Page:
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Discussion Starter #1 (Edited)
the real reason it sold for so much was because it is in the correct color for any car: green (in this case Highland Green) ‘Bullitt’ Mustang sells for $3.74 million at Mecum Kissimmee auction


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"The iconic Highland Green 1968 Mustang GT that once made history for its appearance in the film “Bullitt” is now making history again. It fetched $3.74 million Friday at Mecum’s Kissimmee auction, making it the most expensive Mustang ever sold.

It surpassed the previous record held by a 1967 Shelby GT500 Super Snake that sold for $2.2 million at the 2019 Mecum Kissimmee auction.

An estimated 25,000 spectators packed into a standing-room-only Silver Spurs Arena as owner Sean Kiernan, with his sister Kelly Cotton riding shotgun, drove the car across the auction block. Before the bidding started, Kiernan said a few words about the famous Mustang while flanked by friends and family.

Sean Kiernan spends a few more minutes with his car Bullitt, a famous 1968 Mustang GT driven by Steve McQueen in the 1968 movie of the same name, before it sold for $3.74 million at Mecum Kissimmee auction on Friday, Jan 10, 2020. It now holds the record for the most expensive Mustang ever sold.


Sean Kiernan spends a few more minutes with his car "Bullitt," a famous 1968 Mustang GT driven by Steve McQueen in the 1968 movie of the same name, before it sold for $3.74 million at Mecum Kissimmee auction on Friday, Jan 10, 2020. It now holds the record for the most expensive Mustang ever sold. (Patrick Connolly / Orlando Sentinel)

“This car had sold twice in its life, it’s been in my family for 45 years. Each time it has sold, it was $3,500,” he said to an enthusiastic crowd. “So we’re going to start it off at that price and go from there.”

The asking price quickly escalated to $3 million in the first minute of frenzied bidding, as auctioneer Matt Moravec stood on top of the auction podium, towering above the crowd.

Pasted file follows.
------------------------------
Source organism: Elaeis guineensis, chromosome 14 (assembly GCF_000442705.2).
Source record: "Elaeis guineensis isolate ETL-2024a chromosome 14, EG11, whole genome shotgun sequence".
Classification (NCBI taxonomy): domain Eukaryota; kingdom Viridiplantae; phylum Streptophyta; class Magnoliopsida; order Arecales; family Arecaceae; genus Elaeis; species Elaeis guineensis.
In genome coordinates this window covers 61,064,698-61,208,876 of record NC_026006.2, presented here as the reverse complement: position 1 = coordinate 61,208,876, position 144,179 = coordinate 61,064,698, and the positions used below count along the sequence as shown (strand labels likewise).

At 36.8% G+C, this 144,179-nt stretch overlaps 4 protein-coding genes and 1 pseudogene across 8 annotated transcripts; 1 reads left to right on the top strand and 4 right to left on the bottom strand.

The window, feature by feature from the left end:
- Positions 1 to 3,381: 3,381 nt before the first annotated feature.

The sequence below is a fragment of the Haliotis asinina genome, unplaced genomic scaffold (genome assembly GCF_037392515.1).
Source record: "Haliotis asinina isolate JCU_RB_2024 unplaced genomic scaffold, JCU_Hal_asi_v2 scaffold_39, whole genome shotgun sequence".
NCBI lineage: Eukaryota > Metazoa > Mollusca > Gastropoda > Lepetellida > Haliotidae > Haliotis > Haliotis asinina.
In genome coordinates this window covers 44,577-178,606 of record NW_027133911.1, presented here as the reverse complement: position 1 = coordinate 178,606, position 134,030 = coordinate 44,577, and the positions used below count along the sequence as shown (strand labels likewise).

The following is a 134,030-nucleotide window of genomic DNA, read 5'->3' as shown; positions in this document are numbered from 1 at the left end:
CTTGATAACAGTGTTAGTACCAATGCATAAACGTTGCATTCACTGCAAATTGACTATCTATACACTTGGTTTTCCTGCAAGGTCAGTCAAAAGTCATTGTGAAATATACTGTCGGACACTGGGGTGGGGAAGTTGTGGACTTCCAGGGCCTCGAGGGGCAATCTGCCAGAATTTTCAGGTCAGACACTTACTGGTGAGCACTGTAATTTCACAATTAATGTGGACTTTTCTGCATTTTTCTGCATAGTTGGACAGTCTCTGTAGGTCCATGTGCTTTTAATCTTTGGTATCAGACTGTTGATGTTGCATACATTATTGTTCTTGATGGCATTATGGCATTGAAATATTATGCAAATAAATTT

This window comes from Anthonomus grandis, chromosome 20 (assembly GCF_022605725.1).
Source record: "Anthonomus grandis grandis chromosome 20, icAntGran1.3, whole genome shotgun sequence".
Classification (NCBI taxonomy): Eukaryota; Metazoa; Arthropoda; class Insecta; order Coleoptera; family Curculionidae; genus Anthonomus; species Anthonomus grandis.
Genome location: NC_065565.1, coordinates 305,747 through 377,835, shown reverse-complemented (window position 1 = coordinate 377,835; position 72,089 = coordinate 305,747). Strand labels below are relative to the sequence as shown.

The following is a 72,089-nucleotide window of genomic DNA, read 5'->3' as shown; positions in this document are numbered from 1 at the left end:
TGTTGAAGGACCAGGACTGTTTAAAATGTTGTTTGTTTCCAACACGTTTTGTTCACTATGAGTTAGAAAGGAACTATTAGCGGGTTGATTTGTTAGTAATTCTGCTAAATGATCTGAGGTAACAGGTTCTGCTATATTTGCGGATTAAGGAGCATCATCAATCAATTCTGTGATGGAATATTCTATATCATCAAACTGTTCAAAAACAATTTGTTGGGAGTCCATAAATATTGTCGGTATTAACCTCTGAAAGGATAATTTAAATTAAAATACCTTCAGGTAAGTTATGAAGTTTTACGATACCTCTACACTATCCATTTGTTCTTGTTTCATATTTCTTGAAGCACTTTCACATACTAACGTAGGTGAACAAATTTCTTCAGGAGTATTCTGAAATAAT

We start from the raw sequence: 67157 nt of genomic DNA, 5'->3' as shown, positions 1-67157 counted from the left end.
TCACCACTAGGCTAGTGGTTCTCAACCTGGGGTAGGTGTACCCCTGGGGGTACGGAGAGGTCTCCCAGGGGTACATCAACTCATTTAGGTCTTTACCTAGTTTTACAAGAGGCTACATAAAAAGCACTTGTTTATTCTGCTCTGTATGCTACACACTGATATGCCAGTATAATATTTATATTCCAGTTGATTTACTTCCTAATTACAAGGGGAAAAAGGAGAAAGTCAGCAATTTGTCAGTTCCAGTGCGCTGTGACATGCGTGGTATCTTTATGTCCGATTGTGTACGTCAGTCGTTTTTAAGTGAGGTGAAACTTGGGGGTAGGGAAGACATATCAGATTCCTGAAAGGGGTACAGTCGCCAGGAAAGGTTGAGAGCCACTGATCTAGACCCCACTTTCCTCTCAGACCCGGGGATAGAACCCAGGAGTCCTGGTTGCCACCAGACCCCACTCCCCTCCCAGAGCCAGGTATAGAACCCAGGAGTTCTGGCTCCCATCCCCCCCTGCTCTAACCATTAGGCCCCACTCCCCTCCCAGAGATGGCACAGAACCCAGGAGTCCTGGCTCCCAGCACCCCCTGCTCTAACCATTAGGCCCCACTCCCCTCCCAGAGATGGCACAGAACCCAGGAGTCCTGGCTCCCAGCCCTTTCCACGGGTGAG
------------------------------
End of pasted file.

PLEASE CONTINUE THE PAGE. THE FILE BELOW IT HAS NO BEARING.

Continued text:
In the minutes to follow, the top bid traded places between someone present and a bidder on the phone. After about seven minutes of “Bullitt” bids, the person on the other end of the telephone became the lucky buyer, paying $3.74 million with the 10 percent buyer’s premium.

Auctioneer Matt Moravec takes bids for Bullitt, a famous 1968 Mustang GT driven by Steve McQueen in the 1968 movie of the same name, which sold for $3.74 million at Mecum Kissimmee auction on Friday, Jan 10, 2020. It now holds the record for the most expensive Mustang ever sold.


Auctioneer Matt Moravec takes bids for "Bullitt," a famous 1968 Mustang GT driven by Steve McQueen in the 1968 movie of the same name, which sold for $3.74 million at Mecum Kissimmee auction on Friday, Jan 10, 2020. It now holds the record for the most expensive Mustang ever sold. (Patrick Connolly / Orlando Sentinel)

The storied Mustang draws its significance in part from the fact that it was hidden away from public view for decades, privately owned by a family. Robert Kiernan of Madison, N.J., had always wanted a 1968 Mustang fastback and picked up the car after seeing an ad in a 1974 issue of “Road & Track.”

Later in the ’70s, McQueen tracked down the Kiernan family — who used it as a daily commuter until the clutch gave out in 1980 — and sent letters asking if he could reclaim the muscle car in return for a similar Mustang. His pleas went unanswered.

The car didn’t get much attention until 2001 when Robert and his son Sean worked to get the Mustang into drivable condition again. After Robert’s death in 2014, Sean found a renewed purpose in finishing the car and finally revealing it to the world.

Bullitt, a famous 1968 Mustang GT driven by Steve McQueen in the 1968 movie of the same name, sold for $3.74 million at Mecum Kissimmee auction on Friday, Jan 10, 2020. It now holds the record for the most expensive Mustang ever sold.


"Bullitt," a famous 1968 Mustang GT driven by Steve McQueen in the 1968 movie of the same name, sold for $3.74 million at Mecum Kissimmee auction on Friday, Jan 10, 2020. It now holds the record for the most expensive Mustang ever sold. (Patrick Connolly / Orlando Sentinel)

“It was huge for me and my father. I felt that, and I felt dad with me all the time,” Sean said. “I’ll miss her. My whole family will be here; we’ll all be crying. I don’t know my life without this car.”

Following the Mustang’s sale, Sean said he doesn’t think a more expensive Mustang will ever be sold.

“As far as Mustangs go, this is it. With dad being down in the record books forever, that’s what matters to me,” he said. “I’ve been at peace with the sale for probably eight months now. We’re just having fun with this.”

Bullitt, a famous 1968 Mustang GT driven by Steve McQueen in the 1968 movie of the same name, is driven by previous owner Sean Kiernan before it sold for $3.74 million at Mecum Kissimmee auction on Friday, Jan 10, 2020. It now holds the record for the most expensive Mustang ever sold.


"Bullitt," a famous 1968 Mustang GT driven by Steve McQueen in the 1968 movie of the same name, is driven by previous owner Sean Kiernan before it sold for $3.74 million at Mecum Kissimmee auction on Friday, Jan 10, 2020. It now holds the record for the most expensive Mustang ever sold. (Patrick Connolly/Orlando Sentinel)